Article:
Dual Master Git Repositories

One of the nice things about git, is the ability to work in a distributed manor. Instead of having to have a central repository for your source code, you can create a copy of your repository and do work, while sharing the changes, on any number of machines. Often, when a few developers share code, they still use git with a central repository. There isn't anything wrong with this, but sometimes, I find myself wanting to set something like this when I only want to share code between a couple computers where I am the only developer. In this case, I don't need 3 copies of the code. I want to be able to push or pull changes between each of the machines without having to push to a 3rd repository.

So, you might try the following steps:

  1.  
  2. # on the 1st machine
  3. > git init .
  4. > # make some code changes
  5. > git add ...
  6. > git commit
  7.  
  1.  
  2. # 2nd machine
  3. > git clone <1st machine ref>
  4. > # make some changes
  5. > git commit
  6. > git push # here is the problem
  7.  

When you push from the 2nd machine to the 1st, the HEAD on the 1st machine is updated. The problem is that your working copy is NOT updated. To fix this, there are two solutions.

Mediocre, recover from doing the push solution:

  1.  
  2. # warning, the following will destroy any local changes you had made.
  3. > git reset --hard HEAD
  4.  

If you had made changes on the 1st machine and forgot to commit them, you'd need to stash them, check out to a branch, or whatever.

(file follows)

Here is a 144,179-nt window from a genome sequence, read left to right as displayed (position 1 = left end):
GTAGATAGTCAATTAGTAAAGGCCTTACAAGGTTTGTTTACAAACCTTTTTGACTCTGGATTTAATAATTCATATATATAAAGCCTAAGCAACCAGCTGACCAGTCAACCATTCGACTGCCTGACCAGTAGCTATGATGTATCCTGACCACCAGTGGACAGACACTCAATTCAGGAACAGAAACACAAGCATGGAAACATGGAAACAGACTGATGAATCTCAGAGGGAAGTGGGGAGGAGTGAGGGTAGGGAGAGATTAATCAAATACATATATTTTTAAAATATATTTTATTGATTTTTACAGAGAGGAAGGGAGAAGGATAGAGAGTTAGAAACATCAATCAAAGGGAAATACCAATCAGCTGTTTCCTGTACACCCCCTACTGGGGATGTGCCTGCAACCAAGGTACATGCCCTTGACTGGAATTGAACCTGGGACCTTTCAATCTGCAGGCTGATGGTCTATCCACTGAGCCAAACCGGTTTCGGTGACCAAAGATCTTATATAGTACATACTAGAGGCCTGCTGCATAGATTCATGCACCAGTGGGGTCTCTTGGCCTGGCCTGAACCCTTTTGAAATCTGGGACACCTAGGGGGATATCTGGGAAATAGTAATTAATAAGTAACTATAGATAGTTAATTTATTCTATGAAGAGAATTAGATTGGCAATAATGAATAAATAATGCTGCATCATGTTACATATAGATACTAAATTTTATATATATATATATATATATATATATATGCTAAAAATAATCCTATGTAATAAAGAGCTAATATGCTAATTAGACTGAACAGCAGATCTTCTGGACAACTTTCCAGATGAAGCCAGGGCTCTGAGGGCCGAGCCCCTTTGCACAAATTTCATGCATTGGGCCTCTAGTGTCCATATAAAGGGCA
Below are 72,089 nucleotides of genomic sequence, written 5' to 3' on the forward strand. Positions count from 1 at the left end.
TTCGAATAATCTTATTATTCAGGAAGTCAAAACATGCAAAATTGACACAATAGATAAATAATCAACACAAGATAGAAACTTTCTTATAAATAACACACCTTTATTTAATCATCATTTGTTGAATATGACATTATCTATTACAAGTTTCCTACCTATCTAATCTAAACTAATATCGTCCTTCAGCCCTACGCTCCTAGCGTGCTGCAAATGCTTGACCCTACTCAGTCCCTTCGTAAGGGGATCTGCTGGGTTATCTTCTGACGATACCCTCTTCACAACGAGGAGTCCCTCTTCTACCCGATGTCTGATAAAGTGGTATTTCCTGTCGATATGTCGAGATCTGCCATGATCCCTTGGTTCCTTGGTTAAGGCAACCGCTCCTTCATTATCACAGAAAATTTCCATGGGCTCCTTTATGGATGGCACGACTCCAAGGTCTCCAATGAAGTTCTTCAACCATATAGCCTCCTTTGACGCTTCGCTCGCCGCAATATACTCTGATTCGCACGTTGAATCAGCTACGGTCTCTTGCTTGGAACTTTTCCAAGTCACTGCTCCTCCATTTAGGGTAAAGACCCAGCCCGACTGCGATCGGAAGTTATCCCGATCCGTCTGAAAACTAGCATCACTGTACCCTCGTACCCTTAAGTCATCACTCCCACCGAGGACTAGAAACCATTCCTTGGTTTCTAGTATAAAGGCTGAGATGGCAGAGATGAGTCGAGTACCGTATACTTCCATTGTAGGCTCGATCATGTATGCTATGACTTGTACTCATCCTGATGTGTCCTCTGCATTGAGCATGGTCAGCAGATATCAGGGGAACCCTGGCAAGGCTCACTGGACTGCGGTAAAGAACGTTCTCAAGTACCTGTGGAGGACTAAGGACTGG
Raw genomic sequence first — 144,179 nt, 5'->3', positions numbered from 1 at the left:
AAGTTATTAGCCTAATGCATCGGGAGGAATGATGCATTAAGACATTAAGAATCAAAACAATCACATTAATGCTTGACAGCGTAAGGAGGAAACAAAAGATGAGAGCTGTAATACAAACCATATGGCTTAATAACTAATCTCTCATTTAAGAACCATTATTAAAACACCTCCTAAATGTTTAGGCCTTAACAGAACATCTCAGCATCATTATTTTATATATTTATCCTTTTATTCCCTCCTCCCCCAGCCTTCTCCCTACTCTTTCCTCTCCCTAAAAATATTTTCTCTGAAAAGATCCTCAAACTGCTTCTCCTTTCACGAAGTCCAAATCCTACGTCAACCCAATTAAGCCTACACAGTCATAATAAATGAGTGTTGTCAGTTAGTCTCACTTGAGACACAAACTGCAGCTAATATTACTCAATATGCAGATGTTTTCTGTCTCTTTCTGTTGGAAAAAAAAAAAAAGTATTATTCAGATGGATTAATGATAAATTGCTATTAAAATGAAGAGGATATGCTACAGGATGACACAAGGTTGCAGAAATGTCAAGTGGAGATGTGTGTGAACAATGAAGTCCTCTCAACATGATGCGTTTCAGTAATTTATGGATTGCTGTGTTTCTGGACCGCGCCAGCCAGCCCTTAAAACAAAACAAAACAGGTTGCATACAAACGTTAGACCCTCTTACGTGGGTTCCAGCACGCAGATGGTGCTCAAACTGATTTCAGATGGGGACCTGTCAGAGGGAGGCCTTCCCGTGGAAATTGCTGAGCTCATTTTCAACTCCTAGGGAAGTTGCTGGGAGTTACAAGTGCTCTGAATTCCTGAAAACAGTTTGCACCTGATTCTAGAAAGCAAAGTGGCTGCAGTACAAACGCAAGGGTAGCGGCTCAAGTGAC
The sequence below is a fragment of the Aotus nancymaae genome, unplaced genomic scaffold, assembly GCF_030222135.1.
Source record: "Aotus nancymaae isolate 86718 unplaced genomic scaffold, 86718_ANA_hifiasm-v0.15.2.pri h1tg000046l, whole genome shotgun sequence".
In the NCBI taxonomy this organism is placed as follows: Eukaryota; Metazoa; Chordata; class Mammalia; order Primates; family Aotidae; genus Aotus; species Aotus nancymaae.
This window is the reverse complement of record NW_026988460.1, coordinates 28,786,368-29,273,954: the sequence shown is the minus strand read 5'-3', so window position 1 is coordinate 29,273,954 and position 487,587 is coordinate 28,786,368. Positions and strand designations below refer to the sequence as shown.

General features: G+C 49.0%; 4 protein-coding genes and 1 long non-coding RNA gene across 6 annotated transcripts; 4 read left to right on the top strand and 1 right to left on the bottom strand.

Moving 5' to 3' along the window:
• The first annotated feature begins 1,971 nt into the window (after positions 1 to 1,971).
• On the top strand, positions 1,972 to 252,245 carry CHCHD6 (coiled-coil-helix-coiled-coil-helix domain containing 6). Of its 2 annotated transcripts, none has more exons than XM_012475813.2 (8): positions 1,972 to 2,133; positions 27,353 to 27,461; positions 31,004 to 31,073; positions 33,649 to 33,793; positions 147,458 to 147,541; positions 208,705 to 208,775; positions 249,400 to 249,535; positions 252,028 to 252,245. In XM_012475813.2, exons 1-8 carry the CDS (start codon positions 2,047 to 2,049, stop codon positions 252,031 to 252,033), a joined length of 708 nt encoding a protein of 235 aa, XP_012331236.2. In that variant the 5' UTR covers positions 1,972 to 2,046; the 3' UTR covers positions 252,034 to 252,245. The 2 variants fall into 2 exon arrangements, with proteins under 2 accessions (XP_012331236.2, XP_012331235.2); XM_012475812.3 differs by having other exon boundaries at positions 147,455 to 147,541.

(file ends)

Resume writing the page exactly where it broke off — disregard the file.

Better way, avoid the reset all together

  1.  
  2. # on the 2nd machine
  3. > git push origin master:refs/heads/tmp_branch_name
  4.  
  1.  
  2. # on the 1st machine
  3. > git merge tmp_branch_name
  4. > git branch -d tmp_branch_name
  5.  

Another solution would be to add a remote on the 1st machine that points to the 2nd machine. Then each machine can just pull from the other rather than doing any pushes at all.
Have fun.

2 Responses to “Dual Master Git Repositories”


  1. Hans Fugal

    A better way is to have a bare “hub” repository that you push/pull from each repository. But I admit that I do something similar to you, but I have settled on a pattern that’s a bit more predictable and easier to recover from when i screw it up:

    I set up the repo on “server”, then clone it on “laptop”. Then I edit .git/config on laptop and add this line to the remote (named origin by default):

    [remote “origin”]

    push = +refs/heads/*:refs/remotes/laptop/*

    Then when I do git push everything is pushed but no HEAD is changed and no working directory is messed up. Then on server I do git merge laptop. You can also work with multiple branches, etc.

    Likewise when you git fetch server, you have the freedom to merge or rebase or whatever you want to do explicitly on the server’s status. Or you can git pull of course.

    The only thing to watch for is occasionally you’ll want to do a git remote prune to clean up the old branches that you deleted but whose deletion didn’t get propagated.

  2. Dennis

    The cool thing is, you can really do about whatever you want. We use bare server repos all the time. Sometimes, I work on a couple machines, but I don’t want to push to the server repo (not ready for co-workers to get the updates etc). I can push back and forth between my machines, edit until I like things, then finally push to the server. I could also share some changes with a co-worker, but not push to the server. When I finally push and he pulls, git is smart enough to not have a single issue. git isn’t perfect but it sure beats older scm technology.



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